Film’s New, New Reality

In “Neo-Neo Realism“, from a recent New York Times Magazine, film critic A.O. Scott resists the easy answer of escapism, for what audiences want in films:

what if, at least some of the time, we feel an urge to escape from escapism? For most of the past decade, magical thinking has been elevated from a diversion to an ideological principle. The benign faith that dreams will come true can be hard to distinguish from the more sinister seduction of believing in lies. To counter the tyranny of fantasy entrenched on Wall Street and in Washington as well as in Hollywood, it seems possible that engagement with the world as it is might reassert itself as an aesthetic strategy. Perhaps it would be worth considering that what we need from movies, in the face of a dismaying and confusing real world, is realism.

He notes that the ancestor of this new new wave of realism is The Bicycle Thief, so anti-escapism isn’t really new. But he offers a number of films in example–Wendy and Lucy, Sugar, Chop Shop, and more–that honor the audience by offering up real characters and not dumbing things down. Meanwhile, they manage the surprising, true-to-life feat of ending on notes of quiet hope, even in the face of tragedy and difficulty.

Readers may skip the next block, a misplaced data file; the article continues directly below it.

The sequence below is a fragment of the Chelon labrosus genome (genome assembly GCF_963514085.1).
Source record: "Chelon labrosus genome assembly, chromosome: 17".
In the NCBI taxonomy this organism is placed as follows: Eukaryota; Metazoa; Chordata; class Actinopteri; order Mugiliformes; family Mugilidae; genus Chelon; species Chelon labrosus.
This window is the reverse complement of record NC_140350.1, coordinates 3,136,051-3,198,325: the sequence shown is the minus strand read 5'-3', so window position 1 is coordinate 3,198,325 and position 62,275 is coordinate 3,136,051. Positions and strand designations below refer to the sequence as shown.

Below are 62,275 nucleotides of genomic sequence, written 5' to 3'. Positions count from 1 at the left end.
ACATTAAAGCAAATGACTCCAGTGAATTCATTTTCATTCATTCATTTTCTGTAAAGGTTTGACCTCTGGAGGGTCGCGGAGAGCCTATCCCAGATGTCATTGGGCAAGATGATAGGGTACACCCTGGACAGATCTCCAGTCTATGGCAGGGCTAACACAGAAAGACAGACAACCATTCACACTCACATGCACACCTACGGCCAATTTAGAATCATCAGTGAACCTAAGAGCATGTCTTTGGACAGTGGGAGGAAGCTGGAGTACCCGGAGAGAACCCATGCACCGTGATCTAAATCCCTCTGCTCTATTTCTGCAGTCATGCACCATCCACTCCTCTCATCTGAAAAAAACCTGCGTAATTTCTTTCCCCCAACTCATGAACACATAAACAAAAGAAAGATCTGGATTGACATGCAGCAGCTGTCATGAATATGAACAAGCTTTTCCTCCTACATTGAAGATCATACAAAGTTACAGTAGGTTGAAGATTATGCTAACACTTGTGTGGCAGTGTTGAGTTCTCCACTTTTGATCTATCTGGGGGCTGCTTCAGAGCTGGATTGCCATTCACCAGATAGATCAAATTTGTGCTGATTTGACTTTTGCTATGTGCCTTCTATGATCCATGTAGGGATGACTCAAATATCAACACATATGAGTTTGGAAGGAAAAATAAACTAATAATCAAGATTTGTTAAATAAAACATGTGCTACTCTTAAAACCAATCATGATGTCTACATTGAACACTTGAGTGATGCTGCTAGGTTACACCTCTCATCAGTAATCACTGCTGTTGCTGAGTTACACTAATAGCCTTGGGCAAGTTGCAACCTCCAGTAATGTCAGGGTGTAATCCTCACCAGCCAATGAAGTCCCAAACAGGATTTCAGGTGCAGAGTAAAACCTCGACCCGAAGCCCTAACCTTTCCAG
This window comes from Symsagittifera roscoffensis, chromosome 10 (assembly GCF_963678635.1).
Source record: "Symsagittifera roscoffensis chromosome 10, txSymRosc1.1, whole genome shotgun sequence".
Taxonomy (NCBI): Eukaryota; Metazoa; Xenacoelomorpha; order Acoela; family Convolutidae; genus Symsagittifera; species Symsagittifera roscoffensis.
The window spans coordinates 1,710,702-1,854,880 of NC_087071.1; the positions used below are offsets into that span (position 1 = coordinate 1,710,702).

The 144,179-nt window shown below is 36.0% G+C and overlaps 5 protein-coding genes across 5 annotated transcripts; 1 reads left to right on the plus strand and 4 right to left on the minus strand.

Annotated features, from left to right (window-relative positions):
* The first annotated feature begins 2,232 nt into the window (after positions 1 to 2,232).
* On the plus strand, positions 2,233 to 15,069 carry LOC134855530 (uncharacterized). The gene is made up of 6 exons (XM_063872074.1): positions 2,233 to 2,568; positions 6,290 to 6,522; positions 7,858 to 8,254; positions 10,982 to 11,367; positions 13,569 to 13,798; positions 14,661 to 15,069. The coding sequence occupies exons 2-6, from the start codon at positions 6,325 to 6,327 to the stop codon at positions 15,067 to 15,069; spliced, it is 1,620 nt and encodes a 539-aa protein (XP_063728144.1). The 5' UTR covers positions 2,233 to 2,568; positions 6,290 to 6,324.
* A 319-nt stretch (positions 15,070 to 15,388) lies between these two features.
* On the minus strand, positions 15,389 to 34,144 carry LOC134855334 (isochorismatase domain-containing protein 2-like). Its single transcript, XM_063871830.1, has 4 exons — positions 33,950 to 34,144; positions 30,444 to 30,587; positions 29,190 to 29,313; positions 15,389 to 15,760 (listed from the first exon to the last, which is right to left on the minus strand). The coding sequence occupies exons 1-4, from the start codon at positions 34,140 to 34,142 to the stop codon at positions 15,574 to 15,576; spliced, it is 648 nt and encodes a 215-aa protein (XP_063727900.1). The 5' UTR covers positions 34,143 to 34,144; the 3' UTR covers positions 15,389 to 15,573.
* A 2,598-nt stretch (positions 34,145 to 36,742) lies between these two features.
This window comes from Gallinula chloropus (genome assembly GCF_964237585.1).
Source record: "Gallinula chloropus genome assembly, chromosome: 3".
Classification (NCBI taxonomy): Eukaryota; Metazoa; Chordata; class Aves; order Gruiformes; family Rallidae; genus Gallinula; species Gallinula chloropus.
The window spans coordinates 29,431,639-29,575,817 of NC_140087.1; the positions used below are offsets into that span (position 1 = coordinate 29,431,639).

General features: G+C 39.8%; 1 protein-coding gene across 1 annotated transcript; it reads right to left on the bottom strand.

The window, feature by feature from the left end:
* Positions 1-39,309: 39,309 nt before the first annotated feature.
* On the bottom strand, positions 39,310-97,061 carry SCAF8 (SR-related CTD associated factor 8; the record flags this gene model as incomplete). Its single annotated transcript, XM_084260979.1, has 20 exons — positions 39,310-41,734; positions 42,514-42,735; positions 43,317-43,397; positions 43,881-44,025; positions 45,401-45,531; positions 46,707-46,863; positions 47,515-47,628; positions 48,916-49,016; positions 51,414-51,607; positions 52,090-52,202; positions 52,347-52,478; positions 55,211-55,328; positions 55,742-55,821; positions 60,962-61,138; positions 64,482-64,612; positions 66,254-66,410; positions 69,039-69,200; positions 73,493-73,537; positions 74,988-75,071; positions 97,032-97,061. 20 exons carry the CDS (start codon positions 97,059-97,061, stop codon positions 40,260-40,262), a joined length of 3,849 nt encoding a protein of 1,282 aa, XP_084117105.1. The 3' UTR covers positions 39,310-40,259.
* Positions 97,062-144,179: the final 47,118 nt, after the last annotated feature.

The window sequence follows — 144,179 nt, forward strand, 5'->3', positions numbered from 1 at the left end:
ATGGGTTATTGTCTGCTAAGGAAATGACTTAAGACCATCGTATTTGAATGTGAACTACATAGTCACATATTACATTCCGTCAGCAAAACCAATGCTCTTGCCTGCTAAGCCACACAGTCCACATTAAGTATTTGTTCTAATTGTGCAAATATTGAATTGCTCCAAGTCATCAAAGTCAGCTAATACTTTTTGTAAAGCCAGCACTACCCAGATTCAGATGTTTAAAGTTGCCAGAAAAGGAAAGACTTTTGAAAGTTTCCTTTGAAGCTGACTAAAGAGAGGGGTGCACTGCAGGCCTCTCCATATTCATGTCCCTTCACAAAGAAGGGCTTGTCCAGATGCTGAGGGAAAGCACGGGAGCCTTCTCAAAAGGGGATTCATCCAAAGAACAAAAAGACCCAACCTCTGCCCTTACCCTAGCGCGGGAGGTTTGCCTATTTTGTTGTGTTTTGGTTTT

Scott’s analysis is intelligent and stirring. Suddenly, and as if I needed it, I’ve got a lot more movies I’d like to see. And a lot more little ones that I’m going to have to hunt for in theaters, as these little quiet movies don’t get a lot of screens.

I’m just wondering what comes after the new-new realism? The Grateful Dead song, “New Minglewood Blues”, became “New New Minglewood Blues” then “All New Minglewood Blues”. Will we see an all new realism sometime in the future?

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